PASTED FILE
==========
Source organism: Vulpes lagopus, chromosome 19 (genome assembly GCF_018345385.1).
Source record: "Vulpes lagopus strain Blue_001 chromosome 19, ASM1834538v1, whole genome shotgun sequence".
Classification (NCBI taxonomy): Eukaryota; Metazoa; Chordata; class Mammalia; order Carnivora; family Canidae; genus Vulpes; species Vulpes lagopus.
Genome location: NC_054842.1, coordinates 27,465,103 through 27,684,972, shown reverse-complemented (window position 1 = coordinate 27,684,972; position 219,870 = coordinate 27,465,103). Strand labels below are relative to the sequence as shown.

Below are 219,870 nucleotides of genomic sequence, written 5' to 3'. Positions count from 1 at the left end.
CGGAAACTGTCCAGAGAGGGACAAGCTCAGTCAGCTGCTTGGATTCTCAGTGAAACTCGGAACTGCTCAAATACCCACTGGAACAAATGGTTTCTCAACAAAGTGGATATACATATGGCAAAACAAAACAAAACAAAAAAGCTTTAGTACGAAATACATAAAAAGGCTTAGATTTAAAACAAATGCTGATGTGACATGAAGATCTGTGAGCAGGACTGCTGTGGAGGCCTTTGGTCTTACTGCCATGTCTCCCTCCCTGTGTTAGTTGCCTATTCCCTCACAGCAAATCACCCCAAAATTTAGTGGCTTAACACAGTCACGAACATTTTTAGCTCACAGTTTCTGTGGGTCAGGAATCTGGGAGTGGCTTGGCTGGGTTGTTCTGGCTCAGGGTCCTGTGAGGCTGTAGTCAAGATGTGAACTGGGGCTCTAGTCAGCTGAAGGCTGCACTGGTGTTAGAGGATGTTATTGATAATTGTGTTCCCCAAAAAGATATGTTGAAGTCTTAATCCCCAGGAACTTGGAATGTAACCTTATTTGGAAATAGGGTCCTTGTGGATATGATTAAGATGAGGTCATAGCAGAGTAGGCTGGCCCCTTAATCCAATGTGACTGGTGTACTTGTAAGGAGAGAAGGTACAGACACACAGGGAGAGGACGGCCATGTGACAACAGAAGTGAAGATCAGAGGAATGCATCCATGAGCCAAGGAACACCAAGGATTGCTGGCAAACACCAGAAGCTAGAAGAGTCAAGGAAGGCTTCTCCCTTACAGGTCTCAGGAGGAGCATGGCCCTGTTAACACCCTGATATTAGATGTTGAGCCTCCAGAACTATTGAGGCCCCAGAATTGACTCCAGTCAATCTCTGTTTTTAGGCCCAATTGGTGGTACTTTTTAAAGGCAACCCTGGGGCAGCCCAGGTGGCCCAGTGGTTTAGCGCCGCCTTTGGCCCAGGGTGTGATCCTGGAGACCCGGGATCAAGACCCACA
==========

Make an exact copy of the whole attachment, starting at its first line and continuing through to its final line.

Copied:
Source organism: Vulpes lagopus, chromosome 19 (genome assembly GCF_018345385.1).
Source record: "Vulpes lagopus strain Blue_001 chromosome 19, ASM1834538v1, whole genome shotgun sequence".
Classification (NCBI taxonomy): Eukaryota; Metazoa; Chordata; class Mammalia; order Carnivora; family Canidae; genus Vulpes; species Vulpes lagopus.
Genome location: NC_054842.1, coordinates 27,465,103 through 27,684,972, shown reverse-complemented (window position 1 = coordinate 27,684,972; position 219,870 = coordinate 27,465,103). Strand labels below are relative to the sequence as shown.

Below are 219,870 nucleotides of genomic sequence, written 5' to 3'. Positions count from 1 at the left end.
CGGAAACTGTCCAGAGAGGGACAAGCTCAGTCAGCTGCTTGGATTCTCAGTGAAACTCGGAACTGCTCAAATACCCACTGGAACAAATGGTTTCTCAACAAAGTGGATATACATATGGCAAAACAAAACAAAACAAAAAAGCTTTAGTACGAAATACATAAAAAGGCTTAGATTTAAAACAAATGCTGATGTGACATGAAGATCTGTGAGCAGGACTGCTGTGGAGGCCTTTGGTCTTACTGCCATGTCTCCCTCCCTGTGTTAGTTGCCTATTCCCTCACAGCAAATCACCCCAAAATTTAGTGGCTTAACACAGTCACGAACATTTTTAGCTCACAGTTTCTGTGGGTCAGGAATCTGGGAGTGGCTTGGCTGGGTTGTTCTGGCTCAGGGTCCTGTGAGGCTGTAGTCAAGATGTGAACTGGGGCTCTAGTCAGCTGAAGGCTGCACTGGTGTTAGAGGATGTTATTGATAATTGTGTTCCCCAAAAAGATATGTTGAAGTCTTAATCCCCAGGAACTTGGAATGTAACCTTATTTGGAAATAGGGTCCTTGTGGATATGATTAAGATGAGGTCATAGCAGAGTAGGCTGGCCCCTTAATCCAATGTGACTGGTGTACTTGTAAGGAGAGAAGGTACAGACACACAGGGAGAGGACGGCCATGTGACAACAGAAGTGAAGATCAGAGGAATGCATCCATGAGCCAAGGAACACCAAGGATTGCTGGCAAACACCAGAAGCTAGAAGAGTCAAGGAAGGCTTCTCCCTTACAGGTCTCAGGAGGAGCATGGCCCTGTTAACACCCTGATATTAGATGTTGAGCCTCCAGAACTATTGAGGCCCCAGAATTGACTCCAGTCAATCTCTGTTTTTAGGCCCAATTGGTGGTACTTTTTAAAGGCAACCCTGGGGCAGCCCAGGTGGCCCAGTGGTTTAGCGCCGCCTTTGGCCCAGGGTGTGATCCTGGAGACCCGGGATCAAGACCCACA